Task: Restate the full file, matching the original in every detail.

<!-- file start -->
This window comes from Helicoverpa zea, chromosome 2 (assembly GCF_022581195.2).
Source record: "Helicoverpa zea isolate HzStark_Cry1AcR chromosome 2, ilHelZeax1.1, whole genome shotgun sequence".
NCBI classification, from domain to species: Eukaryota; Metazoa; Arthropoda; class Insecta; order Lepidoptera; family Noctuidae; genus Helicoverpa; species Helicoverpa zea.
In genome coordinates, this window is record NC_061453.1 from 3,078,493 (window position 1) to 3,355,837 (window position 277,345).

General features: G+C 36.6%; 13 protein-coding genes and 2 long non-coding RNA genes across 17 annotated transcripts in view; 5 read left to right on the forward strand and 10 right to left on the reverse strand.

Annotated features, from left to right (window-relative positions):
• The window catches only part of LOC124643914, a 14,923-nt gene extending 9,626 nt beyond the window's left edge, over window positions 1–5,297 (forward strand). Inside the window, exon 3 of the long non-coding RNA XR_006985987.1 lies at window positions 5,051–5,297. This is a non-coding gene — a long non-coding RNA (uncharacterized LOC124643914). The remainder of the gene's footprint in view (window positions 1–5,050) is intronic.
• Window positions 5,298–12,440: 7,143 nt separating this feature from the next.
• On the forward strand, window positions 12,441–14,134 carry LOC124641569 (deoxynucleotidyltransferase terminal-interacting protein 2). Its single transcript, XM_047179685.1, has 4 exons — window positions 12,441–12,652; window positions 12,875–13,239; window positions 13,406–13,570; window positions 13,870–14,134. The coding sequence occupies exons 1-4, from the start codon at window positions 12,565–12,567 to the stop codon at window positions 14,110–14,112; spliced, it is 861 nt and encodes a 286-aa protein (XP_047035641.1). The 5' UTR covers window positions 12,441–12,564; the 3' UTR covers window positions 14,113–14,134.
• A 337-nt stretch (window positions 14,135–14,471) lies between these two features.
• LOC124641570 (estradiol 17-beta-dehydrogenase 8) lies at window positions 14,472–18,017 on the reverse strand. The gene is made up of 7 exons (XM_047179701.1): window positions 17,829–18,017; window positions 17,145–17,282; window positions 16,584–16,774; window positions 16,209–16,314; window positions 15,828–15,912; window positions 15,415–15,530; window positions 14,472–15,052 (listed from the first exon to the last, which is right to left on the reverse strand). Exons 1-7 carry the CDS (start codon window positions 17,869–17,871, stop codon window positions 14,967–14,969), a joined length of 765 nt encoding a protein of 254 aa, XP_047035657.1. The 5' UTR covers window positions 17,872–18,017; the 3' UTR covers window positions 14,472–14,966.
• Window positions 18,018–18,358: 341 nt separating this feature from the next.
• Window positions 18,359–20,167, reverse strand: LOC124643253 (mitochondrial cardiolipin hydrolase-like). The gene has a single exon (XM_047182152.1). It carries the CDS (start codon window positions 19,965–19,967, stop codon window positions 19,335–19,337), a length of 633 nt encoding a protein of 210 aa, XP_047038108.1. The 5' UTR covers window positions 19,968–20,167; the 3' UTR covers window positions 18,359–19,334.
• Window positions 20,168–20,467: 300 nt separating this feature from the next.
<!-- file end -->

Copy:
This window comes from Helicoverpa zea, chromosome 2 (assembly GCF_022581195.2).
Source record: "Helicoverpa zea isolate HzStark_Cry1AcR chromosome 2, ilHelZeax1.1, whole genome shotgun sequence".
NCBI classification, from domain to species: Eukaryota; Metazoa; Arthropoda; class Insecta; order Lepidoptera; family Noctuidae; genus Helicoverpa; species Helicoverpa zea.
In genome coordinates, this window is record NC_061453.1 from 3,078,493 (window position 1) to 3,355,837 (window position 277,345).

General features: G+C 36.6%; 13 protein-coding genes and 2 long non-coding RNA genes across 17 annotated transcripts in view; 5 read left to right on the forward strand and 10 right to left on the reverse strand.

Annotated features, from left to right (window-relative positions):
• The window catches only part of LOC124643914, a 14,923-nt gene extending 9,626 nt beyond the window's left edge, over window positions 1–5,297 (forward strand). Inside the window, exon 3 of the long non-coding RNA XR_006985987.1 lies at window positions 5,051–5,297. This is a non-coding gene — a long non-coding RNA (uncharacterized LOC124643914). The remainder of the gene's footprint in view (window positions 1–5,050) is intronic.
• Window positions 5,298–12,440: 7,143 nt separating this feature from the next.
• On the forward strand, window positions 12,441–14,134 carry LOC124641569 (deoxynucleotidyltransferase terminal-interacting protein 2). Its single transcript, XM_047179685.1, has 4 exons — window positions 12,441–12,652; window positions 12,875–13,239; window positions 13,406–13,570; window positions 13,870–14,134. The coding sequence occupies exons 1-4, from the start codon at window positions 12,565–12,567 to the stop codon at window positions 14,110–14,112; spliced, it is 861 nt and encodes a 286-aa protein (XP_047035641.1). The 5' UTR covers window positions 12,441–12,564; the 3' UTR covers window positions 14,113–14,134.
• A 337-nt stretch (window positions 14,135–14,471) lies between these two features.
• LOC124641570 (estradiol 17-beta-dehydrogenase 8) lies at window positions 14,472–18,017 on the reverse strand. The gene is made up of 7 exons (XM_047179701.1): window positions 17,829–18,017; window positions 17,145–17,282; window positions 16,584–16,774; window positions 16,209–16,314; window positions 15,828–15,912; window positions 15,415–15,530; window positions 14,472–15,052 (listed from the first exon to the last, which is right to left on the reverse strand). Exons 1-7 carry the CDS (start codon window positions 17,869–17,871, stop codon window positions 14,967–14,969), a joined length of 765 nt encoding a protein of 254 aa, XP_047035657.1. The 5' UTR covers window positions 17,872–18,017; the 3' UTR covers window positions 14,472–14,966.
• Window positions 18,018–18,358: 341 nt separating this feature from the next.
• Window positions 18,359–20,167, reverse strand: LOC124643253 (mitochondrial cardiolipin hydrolase-like). The gene has a single exon (XM_047182152.1). It carries the CDS (start codon window positions 19,965–19,967, stop codon window positions 19,335–19,337), a length of 633 nt encoding a protein of 210 aa, XP_047038108.1. The 5' UTR covers window positions 19,968–20,167; the 3' UTR covers window positions 18,359–19,334.
• Window positions 20,168–20,467: 300 nt separating this feature from the next.